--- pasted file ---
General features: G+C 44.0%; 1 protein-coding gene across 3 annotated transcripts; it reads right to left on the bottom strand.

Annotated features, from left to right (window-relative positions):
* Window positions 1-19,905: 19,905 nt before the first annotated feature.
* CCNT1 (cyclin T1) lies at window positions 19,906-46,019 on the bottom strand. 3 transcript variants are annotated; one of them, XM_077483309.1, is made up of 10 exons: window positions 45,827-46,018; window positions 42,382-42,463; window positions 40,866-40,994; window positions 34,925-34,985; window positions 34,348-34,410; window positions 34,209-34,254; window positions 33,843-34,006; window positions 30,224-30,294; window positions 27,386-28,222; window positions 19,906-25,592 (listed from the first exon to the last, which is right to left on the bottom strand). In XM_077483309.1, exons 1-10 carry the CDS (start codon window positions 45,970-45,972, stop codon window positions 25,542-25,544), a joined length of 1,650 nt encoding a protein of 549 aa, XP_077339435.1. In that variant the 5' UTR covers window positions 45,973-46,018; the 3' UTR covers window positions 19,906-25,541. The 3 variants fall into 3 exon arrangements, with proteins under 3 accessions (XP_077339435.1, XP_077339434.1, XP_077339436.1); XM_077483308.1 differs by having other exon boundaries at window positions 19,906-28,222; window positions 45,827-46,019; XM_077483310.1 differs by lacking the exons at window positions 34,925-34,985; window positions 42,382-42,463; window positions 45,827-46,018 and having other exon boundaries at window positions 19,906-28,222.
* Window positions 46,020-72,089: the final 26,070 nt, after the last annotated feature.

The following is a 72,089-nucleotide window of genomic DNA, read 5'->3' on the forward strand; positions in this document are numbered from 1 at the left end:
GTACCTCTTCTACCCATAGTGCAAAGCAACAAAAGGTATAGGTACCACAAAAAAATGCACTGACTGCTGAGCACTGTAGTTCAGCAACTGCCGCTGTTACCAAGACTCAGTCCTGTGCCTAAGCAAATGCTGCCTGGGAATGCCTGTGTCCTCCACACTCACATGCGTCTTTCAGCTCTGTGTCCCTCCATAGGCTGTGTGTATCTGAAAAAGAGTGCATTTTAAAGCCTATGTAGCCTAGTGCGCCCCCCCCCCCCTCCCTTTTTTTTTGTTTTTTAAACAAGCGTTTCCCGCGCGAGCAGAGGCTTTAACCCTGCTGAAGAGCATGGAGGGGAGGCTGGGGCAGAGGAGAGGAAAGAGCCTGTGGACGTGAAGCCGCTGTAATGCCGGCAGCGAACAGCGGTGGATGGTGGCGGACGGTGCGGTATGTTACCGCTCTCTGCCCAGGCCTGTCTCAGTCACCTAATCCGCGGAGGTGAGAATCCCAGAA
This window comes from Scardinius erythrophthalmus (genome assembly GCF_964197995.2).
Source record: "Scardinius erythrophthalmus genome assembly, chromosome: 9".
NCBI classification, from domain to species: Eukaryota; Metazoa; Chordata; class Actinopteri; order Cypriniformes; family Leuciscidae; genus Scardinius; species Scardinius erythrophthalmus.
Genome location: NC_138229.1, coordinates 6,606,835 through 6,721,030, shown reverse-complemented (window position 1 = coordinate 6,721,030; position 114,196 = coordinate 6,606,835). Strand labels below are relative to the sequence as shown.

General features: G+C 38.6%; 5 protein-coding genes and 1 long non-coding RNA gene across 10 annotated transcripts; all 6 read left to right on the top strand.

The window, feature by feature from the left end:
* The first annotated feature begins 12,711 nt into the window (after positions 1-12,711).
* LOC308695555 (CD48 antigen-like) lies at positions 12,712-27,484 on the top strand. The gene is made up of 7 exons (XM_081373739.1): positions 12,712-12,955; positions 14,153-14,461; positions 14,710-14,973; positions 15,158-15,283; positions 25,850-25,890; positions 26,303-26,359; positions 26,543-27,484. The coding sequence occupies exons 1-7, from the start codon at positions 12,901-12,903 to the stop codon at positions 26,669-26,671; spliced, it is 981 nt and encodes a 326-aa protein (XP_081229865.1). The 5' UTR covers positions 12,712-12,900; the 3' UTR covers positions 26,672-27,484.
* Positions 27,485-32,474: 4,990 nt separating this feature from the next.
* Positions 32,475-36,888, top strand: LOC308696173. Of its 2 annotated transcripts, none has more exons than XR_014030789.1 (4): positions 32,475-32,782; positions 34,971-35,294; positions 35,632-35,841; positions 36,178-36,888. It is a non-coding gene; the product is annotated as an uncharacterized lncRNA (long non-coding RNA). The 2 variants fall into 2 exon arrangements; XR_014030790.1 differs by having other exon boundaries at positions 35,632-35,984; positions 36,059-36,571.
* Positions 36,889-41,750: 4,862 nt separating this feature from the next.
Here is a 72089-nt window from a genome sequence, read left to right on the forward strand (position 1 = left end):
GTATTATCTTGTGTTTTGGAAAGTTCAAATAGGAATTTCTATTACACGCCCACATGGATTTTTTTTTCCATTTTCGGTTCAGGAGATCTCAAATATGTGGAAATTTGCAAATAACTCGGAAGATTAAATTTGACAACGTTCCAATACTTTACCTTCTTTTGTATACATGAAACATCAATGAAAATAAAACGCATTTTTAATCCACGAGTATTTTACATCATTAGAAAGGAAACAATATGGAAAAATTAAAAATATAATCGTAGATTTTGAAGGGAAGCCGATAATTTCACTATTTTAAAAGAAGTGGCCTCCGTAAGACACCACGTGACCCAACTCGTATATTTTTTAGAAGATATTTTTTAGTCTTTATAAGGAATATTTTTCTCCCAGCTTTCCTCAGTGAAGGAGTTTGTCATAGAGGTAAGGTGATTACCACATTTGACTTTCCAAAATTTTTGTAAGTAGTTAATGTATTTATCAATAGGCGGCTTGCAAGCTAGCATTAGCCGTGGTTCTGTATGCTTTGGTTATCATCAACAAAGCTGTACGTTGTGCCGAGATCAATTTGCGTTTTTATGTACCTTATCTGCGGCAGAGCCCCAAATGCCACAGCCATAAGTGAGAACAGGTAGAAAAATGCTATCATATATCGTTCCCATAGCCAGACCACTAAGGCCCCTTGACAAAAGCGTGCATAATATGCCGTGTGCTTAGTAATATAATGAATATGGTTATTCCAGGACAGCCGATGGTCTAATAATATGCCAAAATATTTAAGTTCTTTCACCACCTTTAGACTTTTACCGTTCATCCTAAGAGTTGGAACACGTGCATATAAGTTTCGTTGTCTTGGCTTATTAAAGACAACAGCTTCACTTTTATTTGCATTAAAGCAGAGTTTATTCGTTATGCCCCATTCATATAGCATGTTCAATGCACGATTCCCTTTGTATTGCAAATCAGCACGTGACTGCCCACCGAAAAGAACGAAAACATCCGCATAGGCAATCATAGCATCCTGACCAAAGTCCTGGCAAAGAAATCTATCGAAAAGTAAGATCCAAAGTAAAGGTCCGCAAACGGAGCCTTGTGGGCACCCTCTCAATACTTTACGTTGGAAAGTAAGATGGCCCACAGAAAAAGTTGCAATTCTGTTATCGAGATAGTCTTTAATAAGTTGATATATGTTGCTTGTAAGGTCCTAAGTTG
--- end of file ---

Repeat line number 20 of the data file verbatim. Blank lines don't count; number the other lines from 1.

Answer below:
GTATTATCTTGTGTTTTGGAAAGTTCAAATAGGAATTTCTATTACACGCCCACATGGATTTTTTTTTCCATTTTCGGTTCAGGAGATCTCAAATATGTGGAAATTTGCAAATAACTCGGAAGATTAAATTTGACAACGTTCCAATACTTTACCTTCTTTTGTATACATGAAACATCAATGAAAATAAAACGCATTTTTAATCCACGAGTATTTTACATCATTAGAAAGGAAACAATATGGAAAAATTAAAAATATAATCGTAGATTTTGAAGGGAAGCCGATAATTTCACTATTTTAAAAGAAGTGGCCTCCGTAAGACACCACGTGACCCAACTCGTATATTTTTTAGAAGATATTTTTTAGTCTTTATAAGGAATATTTTTCTCCCAGCTTTCCTCAGTGAAGGAGTTTGTCATAGAGGTAAGGTGATTACCACATTTGACTTTCCAAAATTTTTGTAAGTAGTTAATGTATTTATCAATAGGCGGCTTGCAAGCTAGCATTAGCCGTGGTTCTGTATGCTTTGGTTATCATCAACAAAGCTGTACGTTGTGCCGAGATCAATTTGCGTTTTTATGTACCTTATCTGCGGCAGAGCCCCAAATGCCACAGCCATAAGTGAGAACAGGTAGAAAAATGCTATCATATATCGTTCCCATAGCCAGACCACTAAGGCCCCTTGACAAAAGCGTGCATAATATGCCGTGTGCTTAGTAATATAATGAATATGGTTATTCCAGGACAGCCGATGGTCTAATAATATGCCAAAATATTTAAGTTCTTTCACCACCTTTAGACTTTTACCGTTCATCCTAAGAGTTGGAACACGTGCATATAAGTTTCGTTGTCTTGGCTTATTAAAGACAACAGCTTCACTTTTATTTGCATTAAAGCAGAGTTTATTCGTTATGCCCCATTCATATAGCATGTTCAATGCACGATTCCCTTTGTATTGCAAATCAGCACGTGACTGCCCACCGAAAAGAACGAAAACATCCGCATAGGCAATCATAGCATCCTGACCAAAGTCCTGGCAAAGAAATCTATCGAAAAGTAAGATCCAAAGTAAAGGTCCGCAAACGGAGCCTTGTGGGCACCCTCTCAATACTTTACGTTGGAAAGTAAGATGGCCCACAGAAAAAGTTGCAATTCTGTTATCGAGATAGTCTTTAATAAGTTGATATATGTTGCTTGTAAGGTCCTAAGTTG